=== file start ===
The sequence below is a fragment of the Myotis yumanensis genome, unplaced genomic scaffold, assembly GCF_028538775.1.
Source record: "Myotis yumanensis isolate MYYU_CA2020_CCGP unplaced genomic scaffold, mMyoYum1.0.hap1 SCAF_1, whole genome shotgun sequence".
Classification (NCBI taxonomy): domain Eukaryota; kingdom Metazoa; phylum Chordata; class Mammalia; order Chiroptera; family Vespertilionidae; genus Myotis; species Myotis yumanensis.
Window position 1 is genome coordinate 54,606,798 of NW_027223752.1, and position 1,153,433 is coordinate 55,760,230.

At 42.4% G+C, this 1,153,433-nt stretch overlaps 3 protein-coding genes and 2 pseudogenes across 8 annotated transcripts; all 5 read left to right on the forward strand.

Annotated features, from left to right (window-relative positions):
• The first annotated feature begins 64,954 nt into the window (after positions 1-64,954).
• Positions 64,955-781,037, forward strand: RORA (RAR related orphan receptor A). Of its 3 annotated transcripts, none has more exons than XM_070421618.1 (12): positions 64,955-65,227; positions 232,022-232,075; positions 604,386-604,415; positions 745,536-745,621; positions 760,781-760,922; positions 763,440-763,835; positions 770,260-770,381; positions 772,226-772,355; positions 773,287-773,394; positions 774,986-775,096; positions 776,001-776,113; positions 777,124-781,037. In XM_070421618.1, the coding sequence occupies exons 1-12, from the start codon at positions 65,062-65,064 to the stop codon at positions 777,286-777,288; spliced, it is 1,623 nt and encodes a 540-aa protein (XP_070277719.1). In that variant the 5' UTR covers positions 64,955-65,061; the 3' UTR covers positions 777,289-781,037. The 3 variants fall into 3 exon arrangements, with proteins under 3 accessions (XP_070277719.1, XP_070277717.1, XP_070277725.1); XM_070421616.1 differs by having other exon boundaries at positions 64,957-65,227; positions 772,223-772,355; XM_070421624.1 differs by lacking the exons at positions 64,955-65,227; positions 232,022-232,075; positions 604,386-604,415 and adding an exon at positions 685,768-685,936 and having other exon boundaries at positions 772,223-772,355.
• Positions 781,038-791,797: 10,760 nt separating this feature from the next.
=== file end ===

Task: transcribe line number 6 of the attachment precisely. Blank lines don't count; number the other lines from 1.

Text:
Annotated features, from left to right (window-relative positions):